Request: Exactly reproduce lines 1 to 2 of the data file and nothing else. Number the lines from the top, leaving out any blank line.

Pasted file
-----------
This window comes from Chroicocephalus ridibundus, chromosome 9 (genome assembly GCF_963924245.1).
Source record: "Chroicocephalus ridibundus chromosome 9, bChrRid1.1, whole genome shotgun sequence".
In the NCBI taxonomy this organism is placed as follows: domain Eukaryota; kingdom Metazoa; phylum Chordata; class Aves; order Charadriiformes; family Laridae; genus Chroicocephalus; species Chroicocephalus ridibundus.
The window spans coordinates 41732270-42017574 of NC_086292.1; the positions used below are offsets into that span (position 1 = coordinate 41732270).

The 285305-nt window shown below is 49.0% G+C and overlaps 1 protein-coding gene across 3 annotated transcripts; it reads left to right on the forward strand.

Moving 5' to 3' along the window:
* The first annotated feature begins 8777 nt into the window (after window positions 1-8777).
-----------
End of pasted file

This window comes from Chroicocephalus ridibundus, chromosome 9 (genome assembly GCF_963924245.1).
Source record: "Chroicocephalus ridibundus chromosome 9, bChrRid1.1, whole genome shotgun sequence".